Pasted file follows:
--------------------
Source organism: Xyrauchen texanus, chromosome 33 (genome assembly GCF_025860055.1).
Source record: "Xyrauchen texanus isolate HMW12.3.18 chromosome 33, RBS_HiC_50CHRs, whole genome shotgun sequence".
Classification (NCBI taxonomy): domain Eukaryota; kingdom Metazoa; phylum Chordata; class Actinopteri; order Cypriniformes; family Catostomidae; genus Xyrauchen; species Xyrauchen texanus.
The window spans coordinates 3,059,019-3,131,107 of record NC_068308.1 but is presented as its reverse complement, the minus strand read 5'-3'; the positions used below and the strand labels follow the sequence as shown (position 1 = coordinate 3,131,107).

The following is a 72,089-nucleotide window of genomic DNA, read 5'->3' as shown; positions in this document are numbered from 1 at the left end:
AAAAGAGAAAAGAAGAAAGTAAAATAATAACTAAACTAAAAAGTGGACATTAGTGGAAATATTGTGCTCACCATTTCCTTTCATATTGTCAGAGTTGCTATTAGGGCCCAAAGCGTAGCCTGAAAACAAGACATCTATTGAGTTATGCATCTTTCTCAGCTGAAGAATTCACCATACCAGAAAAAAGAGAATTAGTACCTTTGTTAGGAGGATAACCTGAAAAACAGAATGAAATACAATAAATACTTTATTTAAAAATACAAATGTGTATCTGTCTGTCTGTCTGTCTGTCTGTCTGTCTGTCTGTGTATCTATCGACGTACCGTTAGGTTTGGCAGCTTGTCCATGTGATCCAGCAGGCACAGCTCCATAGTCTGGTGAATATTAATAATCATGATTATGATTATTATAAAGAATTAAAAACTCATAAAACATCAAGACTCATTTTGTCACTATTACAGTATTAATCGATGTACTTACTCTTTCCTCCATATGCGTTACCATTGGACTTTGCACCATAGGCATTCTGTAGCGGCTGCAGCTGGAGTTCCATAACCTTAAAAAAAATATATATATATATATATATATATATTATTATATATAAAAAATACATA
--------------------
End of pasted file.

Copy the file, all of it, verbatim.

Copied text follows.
Source organism: Xyrauchen texanus, chromosome 33 (genome assembly GCF_025860055.1).
Source record: "Xyrauchen texanus isolate HMW12.3.18 chromosome 33, RBS_HiC_50CHRs, whole genome shotgun sequence".
Classification (NCBI taxonomy): domain Eukaryota; kingdom Metazoa; phylum Chordata; class Actinopteri; order Cypriniformes; family Catostomidae; genus Xyrauchen; species Xyrauchen texanus.
The window spans coordinates 3,059,019-3,131,107 of record NC_068308.1 but is presented as its reverse complement, the minus strand read 5'-3'; the positions used below and the strand labels follow the sequence as shown (position 1 = coordinate 3,131,107).

The following is a 72,089-nucleotide window of genomic DNA, read 5'->3' as shown; positions in this document are numbered from 1 at the left end:
AAAAGAGAAAAGAAGAAAGTAAAATAATAACTAAACTAAAAAGTGGACATTAGTGGAAATATTGTGCTCACCATTTCCTTTCATATTGTCAGAGTTGCTATTAGGGCCCAAAGCGTAGCCTGAAAACAAGACATCTATTGAGTTATGCATCTTTCTCAGCTGAAGAATTCACCATACCAGAAAAAAGAGAATTAGTACCTTTGTTAGGAGGATAACCTGAAAAACAGAATGAAATACAATAAATACTTTATTTAAAAATACAAATGTGTATCTGTCTGTCTGTCTGTCTGTCTGTCTGTCTGTCTGTGTATCTATCGACGTACCGTTAGGTTTGGCAGCTTGTCCATGTGATCCAGCAGGCACAGCTCCATAGTCTGGTGAATATTAATAATCATGATTATGATTATTATAAAGAATTAAAAACTCATAAAACATCAAGACTCATTTTGTCACTATTACAGTATTAATCGATGTACTTACTCTTTCCTCCATATGCGTTACCATTGGACTTTGCACCATAGGCATTCTGTAGCGGCTGCAGCTGGAGTTCCATAACCTTAAAAAAAATATATATATATATATATATATATATTATTATATATAAAAAATACATA